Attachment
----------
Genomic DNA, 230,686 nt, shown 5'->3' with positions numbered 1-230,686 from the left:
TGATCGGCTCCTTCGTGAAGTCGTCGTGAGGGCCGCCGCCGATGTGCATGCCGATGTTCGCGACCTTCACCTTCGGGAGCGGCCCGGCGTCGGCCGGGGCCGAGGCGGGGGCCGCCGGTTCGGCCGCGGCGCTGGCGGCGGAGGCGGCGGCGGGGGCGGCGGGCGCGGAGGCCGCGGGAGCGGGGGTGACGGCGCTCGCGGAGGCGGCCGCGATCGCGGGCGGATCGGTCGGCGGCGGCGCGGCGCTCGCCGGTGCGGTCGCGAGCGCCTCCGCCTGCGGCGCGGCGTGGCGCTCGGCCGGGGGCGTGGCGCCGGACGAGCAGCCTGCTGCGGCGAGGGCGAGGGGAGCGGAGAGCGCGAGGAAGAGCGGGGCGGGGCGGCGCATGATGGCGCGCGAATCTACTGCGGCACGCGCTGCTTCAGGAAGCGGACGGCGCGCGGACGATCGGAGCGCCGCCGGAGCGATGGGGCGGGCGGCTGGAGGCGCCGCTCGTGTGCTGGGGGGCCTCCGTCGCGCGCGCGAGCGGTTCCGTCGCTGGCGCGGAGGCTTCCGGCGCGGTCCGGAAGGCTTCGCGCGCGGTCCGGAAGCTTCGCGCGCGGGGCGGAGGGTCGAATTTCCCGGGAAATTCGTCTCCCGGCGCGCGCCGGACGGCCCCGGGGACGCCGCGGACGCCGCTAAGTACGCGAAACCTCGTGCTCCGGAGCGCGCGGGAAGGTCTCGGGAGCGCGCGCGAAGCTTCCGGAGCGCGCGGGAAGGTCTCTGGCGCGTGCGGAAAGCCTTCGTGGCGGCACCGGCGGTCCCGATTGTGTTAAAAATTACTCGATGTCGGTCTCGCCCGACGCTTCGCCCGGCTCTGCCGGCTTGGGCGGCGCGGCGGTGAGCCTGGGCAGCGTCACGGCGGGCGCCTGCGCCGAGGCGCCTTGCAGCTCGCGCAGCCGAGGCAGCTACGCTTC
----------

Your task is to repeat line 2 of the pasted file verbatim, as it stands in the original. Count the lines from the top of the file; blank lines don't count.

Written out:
TGATCGGCTCCTTCGTGAAGTCGTCGTGAGGGCCGCCGCCGATGTGCATGCCGATGTTCGCGACCTTCACCTTCGGGAGCGGCCCGGCGTCGGCCGGGGCCGAGGCGGGGGCCGCCGGTTCGGCCGCGGCGCTGGCGGCGGAGGCGGCGGCGGGGGCGGCGGGCGCGGAGGCCGCGGGAGCGGGGGTGACGGCGCTCGCGGAGGCGGCCGCGATCGCGGGCGGATCGGTCGGCGGCGGCGCGGCGCTCGCCGGTGCGGTCGCGAGCGCCTCCGCCTGCGGCGCGGCGTGGCGCTCGGCCGGGGGCGTGGCGCCGGACGAGCAGCCTGCTGCGGCGAGGGCGAGGGGAGCGGAGAGCGCGAGGAAGAGCGGGGCGGGGCGGCGCATGATGGCGCGCGAATCTACTGCGGCACGCGCTGCTTCAGGAAGCGGACGGCGCGCGGACGATCGGAGCGCCGCCGGAGCGATGGGGCGGGCGGCTGGAGGCGCCGCTCGTGTGCTGGGGGGCCTCCGTCGCGCGCGCGAGCGGTTCCGTCGCTGGCGCGGAGGCTTCCGGCGCGGTCCGGAAGGCTTCGCGCGCGGTCCGGAAGCTTCGCGCGCGGGGCGGAGGGTCGAATTTCCCGGGAAATTCGTCTCCCGGCGCGCGCCGGACGGCCCCGGGGACGCCGCGGACGCCGCTAAGTACGCGAAACCTCGTGCTCCGGAGCGCGCGGGAAGGTCTCGGGAGCGCGCGCGAAGCTTCCGGAGCGCGCGGGAAGGTCTCTGGCGCGTGCGGAAAGCCTTCGTGGCGGCACCGGCGGTCCCGATTGTGTTAAAAATTACTCGATGTCGGTCTCGCCCGACGCTTCGCCCGGCTCTGCCGGCTTGGGCGGCGCGGCGGTGAGCCTGGGCAGCGTCACGGCGGGCGCCTGCGCCGAGGCGCCTTGCAGCTCGCGCAGCCGAGGCAGCTACGCTTC